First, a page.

The first domino to keep in mind is that 2014 draft. Boston is expected to take its two first-round picks, both of which will be making first-round money. The lottery pick they are taking could be top five. Last year's No. 5 pick, Alex Len, made $3.49 million this season, and the price goes up from there in terms of picks No. 1-4.
Next thing to remember is Bradley's situation. As a restricted free agent, the Celtics will have the opportunity to match any offer that comes his way. While his recent struggles with another injury should hamper his market, this is still a dangerous situation and Boston must be careful with how they tread. If he signs the extension offered to him months ago, that is another $6 million or so off the table.
Bradley has had a good season and proven himself a capable shooting guard offensively, and obviously, defensively as well. However, all those skills are only valuable when the player is healthy. Bradley has played in 49 of a possible 66 games this season. Last year, it was 50 of a possible 82, and the year before that, he got hurt just as the playoffs were heating up, and the Celtics needed a defender against the Miami Heat in the Eastern Conference Finals.
Those absences have added up, and unless this most recent break was just the Celtics being extra cautious and aware of the lottery situation, Bradley doesn't look great to the teams on the market or his own franchise for that matter.
In recent years, the New York Knicks were attempted victims of a "poison pill" offer for Landry Fields and Jeremy Lin. The Toronto Raptors and Houston Rockets wound up taking the hit for them when the Knicks chose not to match. The Rockets did the same thing in acquiring Omer Asik, who was a free agent with the Chicago Bulls.
With Bradley's injuries and still somewhat limited offensive game, (1.4 assists to 1.5 turnovers, mired in a shooting slump pre-injury) his market may simply be too small to warrant that type of attention. In which case, the Celtics should have little trouble bringing him back.
Quickly, though, Boston has hypothetically cut into their free agency piggy bank with a glaring need still at center. If they shed everything but the guaranteed contracts and Joel Anthony picks up his $3.8 million player option, Boston holds roughly a $48.5 payroll.
Adding in $6 million for Bradley, plus $5 million for both first-round picks puts the Celtics already over this season's salary cap of $58.679 million.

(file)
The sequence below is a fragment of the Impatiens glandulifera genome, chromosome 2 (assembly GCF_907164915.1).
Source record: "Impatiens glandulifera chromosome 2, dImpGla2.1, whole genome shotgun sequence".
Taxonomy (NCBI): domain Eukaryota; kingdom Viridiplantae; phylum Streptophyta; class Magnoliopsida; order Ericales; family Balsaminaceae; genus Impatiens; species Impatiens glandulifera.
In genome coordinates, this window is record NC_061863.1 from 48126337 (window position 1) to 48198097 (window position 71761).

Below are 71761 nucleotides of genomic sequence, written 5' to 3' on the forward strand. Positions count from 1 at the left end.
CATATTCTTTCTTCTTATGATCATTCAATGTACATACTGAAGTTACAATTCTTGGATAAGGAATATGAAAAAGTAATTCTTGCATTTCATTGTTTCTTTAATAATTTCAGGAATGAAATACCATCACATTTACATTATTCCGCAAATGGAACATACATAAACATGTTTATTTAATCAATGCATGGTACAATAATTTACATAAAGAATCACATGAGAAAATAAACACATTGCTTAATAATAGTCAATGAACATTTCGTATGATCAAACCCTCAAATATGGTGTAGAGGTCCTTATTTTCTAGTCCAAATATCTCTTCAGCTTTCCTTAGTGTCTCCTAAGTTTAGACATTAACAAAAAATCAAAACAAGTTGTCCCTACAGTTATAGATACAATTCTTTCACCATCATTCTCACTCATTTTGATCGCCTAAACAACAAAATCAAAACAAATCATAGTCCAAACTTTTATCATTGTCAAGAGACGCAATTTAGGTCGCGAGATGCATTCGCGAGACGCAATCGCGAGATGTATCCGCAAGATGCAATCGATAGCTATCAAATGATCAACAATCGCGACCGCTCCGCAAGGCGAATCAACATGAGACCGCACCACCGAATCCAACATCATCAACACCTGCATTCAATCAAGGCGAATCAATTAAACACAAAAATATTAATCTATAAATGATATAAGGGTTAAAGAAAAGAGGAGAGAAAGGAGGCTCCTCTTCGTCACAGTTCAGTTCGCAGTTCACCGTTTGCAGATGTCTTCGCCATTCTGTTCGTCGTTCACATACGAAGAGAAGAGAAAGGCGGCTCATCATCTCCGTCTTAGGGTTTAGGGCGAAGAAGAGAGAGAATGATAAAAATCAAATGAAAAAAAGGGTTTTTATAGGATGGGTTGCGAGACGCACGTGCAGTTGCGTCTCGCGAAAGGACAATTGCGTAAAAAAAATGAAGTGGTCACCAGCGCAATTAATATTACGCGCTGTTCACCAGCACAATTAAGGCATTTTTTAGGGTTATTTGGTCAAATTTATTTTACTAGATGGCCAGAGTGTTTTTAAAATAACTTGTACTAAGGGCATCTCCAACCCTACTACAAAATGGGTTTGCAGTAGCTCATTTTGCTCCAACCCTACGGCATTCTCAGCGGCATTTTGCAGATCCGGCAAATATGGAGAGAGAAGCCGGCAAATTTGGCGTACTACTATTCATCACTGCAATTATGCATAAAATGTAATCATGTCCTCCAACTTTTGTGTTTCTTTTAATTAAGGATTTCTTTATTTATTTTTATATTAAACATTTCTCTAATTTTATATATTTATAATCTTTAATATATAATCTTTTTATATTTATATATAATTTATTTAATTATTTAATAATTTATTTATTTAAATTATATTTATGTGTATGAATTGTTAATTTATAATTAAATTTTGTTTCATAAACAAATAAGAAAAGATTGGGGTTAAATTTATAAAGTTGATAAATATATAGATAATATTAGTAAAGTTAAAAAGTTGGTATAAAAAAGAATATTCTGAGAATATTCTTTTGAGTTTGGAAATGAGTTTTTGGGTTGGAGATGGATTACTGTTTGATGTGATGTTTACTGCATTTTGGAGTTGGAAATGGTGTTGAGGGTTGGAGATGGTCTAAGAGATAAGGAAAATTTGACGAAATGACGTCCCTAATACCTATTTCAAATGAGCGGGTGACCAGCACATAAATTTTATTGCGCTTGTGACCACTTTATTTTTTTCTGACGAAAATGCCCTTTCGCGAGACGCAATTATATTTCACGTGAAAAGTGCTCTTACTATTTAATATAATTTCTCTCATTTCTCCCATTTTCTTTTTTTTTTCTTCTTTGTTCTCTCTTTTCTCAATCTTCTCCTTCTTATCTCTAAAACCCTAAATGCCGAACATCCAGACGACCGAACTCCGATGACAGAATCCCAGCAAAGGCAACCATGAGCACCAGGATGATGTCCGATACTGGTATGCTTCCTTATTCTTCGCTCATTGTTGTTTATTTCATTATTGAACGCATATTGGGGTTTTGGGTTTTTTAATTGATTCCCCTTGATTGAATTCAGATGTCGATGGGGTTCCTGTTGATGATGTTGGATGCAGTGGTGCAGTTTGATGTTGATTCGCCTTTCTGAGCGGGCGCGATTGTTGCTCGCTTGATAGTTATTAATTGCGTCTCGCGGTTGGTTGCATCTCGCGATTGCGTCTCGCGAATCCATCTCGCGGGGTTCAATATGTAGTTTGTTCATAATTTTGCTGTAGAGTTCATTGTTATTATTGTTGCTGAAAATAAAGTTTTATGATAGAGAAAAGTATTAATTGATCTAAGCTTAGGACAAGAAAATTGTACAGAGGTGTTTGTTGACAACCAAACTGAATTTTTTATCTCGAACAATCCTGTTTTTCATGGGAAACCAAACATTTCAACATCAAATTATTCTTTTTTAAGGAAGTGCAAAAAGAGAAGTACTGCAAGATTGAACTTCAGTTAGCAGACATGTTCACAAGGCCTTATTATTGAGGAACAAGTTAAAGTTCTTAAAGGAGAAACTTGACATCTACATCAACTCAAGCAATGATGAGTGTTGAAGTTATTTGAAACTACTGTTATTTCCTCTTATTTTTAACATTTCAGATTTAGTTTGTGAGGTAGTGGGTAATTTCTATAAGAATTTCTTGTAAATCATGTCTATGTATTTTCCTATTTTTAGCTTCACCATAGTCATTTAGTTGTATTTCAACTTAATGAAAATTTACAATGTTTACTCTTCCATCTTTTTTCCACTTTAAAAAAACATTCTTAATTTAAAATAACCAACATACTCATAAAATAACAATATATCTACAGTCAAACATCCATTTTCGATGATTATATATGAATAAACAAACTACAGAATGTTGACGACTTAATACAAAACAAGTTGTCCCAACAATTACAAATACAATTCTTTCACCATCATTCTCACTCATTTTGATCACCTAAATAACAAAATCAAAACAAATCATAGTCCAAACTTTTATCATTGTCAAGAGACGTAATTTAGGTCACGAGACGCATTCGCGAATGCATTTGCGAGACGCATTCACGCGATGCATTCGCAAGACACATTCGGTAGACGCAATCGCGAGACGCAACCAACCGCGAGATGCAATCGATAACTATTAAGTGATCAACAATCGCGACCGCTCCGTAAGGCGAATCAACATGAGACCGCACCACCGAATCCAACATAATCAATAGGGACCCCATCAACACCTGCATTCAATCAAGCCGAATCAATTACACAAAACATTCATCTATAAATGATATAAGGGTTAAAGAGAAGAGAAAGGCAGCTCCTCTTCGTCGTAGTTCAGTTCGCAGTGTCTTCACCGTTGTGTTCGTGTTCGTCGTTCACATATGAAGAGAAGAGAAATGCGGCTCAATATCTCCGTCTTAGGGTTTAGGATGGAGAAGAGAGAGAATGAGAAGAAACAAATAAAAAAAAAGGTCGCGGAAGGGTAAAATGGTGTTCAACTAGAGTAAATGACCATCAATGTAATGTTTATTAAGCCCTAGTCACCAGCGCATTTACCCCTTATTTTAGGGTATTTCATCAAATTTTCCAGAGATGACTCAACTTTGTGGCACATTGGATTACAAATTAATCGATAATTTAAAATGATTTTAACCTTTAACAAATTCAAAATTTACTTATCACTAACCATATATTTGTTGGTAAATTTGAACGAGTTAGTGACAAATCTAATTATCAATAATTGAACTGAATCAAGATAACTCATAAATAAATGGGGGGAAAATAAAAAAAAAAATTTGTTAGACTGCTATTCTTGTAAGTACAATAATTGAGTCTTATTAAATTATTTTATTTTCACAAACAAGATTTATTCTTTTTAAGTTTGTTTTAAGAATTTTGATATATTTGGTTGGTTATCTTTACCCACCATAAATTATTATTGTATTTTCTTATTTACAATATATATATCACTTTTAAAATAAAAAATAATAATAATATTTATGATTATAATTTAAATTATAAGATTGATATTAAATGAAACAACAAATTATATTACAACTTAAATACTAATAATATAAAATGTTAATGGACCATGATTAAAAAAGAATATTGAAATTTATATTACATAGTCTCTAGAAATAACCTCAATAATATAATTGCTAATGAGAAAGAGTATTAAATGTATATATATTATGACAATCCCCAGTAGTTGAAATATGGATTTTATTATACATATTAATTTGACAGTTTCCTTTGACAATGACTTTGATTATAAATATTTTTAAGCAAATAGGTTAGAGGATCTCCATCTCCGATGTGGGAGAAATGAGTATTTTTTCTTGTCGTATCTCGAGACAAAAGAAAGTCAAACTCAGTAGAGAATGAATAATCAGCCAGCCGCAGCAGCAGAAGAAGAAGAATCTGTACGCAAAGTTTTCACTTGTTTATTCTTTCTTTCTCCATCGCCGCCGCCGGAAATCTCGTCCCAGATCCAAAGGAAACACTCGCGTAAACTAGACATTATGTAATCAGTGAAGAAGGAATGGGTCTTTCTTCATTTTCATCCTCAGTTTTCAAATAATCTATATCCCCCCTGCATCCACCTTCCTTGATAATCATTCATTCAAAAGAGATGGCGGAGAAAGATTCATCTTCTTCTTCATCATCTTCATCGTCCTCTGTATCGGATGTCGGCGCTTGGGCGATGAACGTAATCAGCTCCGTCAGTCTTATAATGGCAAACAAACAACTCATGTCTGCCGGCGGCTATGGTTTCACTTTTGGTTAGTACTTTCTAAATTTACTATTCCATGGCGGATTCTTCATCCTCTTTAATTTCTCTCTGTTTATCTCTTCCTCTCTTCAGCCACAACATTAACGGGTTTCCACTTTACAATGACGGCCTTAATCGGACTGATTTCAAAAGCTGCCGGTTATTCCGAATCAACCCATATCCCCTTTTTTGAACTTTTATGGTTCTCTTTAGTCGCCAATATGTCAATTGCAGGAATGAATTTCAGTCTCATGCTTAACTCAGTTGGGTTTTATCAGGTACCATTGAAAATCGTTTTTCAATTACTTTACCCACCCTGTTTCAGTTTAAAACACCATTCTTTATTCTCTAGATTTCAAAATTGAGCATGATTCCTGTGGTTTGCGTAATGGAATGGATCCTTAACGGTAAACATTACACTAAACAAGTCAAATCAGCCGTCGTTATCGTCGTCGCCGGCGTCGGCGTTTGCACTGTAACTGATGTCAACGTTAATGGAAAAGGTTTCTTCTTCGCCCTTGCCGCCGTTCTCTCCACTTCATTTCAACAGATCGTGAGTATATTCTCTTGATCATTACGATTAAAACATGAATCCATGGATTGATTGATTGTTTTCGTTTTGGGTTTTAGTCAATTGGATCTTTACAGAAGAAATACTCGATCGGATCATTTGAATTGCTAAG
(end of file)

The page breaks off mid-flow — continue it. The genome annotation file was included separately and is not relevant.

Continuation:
In terms of unrestricted free agents this summer at the center position, there isn't a ton to speak of. However, there are some names Boston has to take a look at.
Gortat will be a free agent with no holds this summer. Though he turned 30 this winter, he has had a good year for playoff-bound Washington.
Others like Spencer Hawes and Chris Kaman are available, but not quite the prototype Nash was speaking of and the Celtics should be looking for.
Instead, Boston may have to look at restricted guys, which runs the risk of being pricey. We've already touched on the financials, but Celtics co-owner Wyc Grousbeck seems to be interested in a big summer and willing to spend to get it.
Grousbeck told The Boston Globe's Gary Washburn (subscription required):
I’ve got confidence that with all these picks and these young guys and our willingness to spend money that we can get there. We’re a patient group. We will take a multiyear plan if that’s what it takes. But I think this June there could be some fireworks.
So, if the Celtics are willing to spend with what cap room they might create, there are names like Anderson Varejao, Zach Randolph and Greg Monroe on the list of restricted free agents. Those are higher quality players, who may not necessarily fit the rim-protector mold, but would still help the Celtics immensely.
Because Boston is hypothetically already over the salary cap before signing one of these bigger names, Danny Ainge will have to get creative and make a trade or two that lightens the team's financial burden. Ridding the franchise of money owed to increasingly dead weight like Gerald Wallace, Vitor Faverani or Anthony would be a win.
He also shouldn't shy away from dealing Brandon Bass or Jeff Green if the return is right, and he can fill those holes in the draft easier than filling the center void.
It will all come back to that void in the middle eventually, though. The Celtics have a gaping hole at the rim and instead of filling it with a green jersey, it is being filled night in and night out by opposing slashers.
It is never too early to think about clogging that up.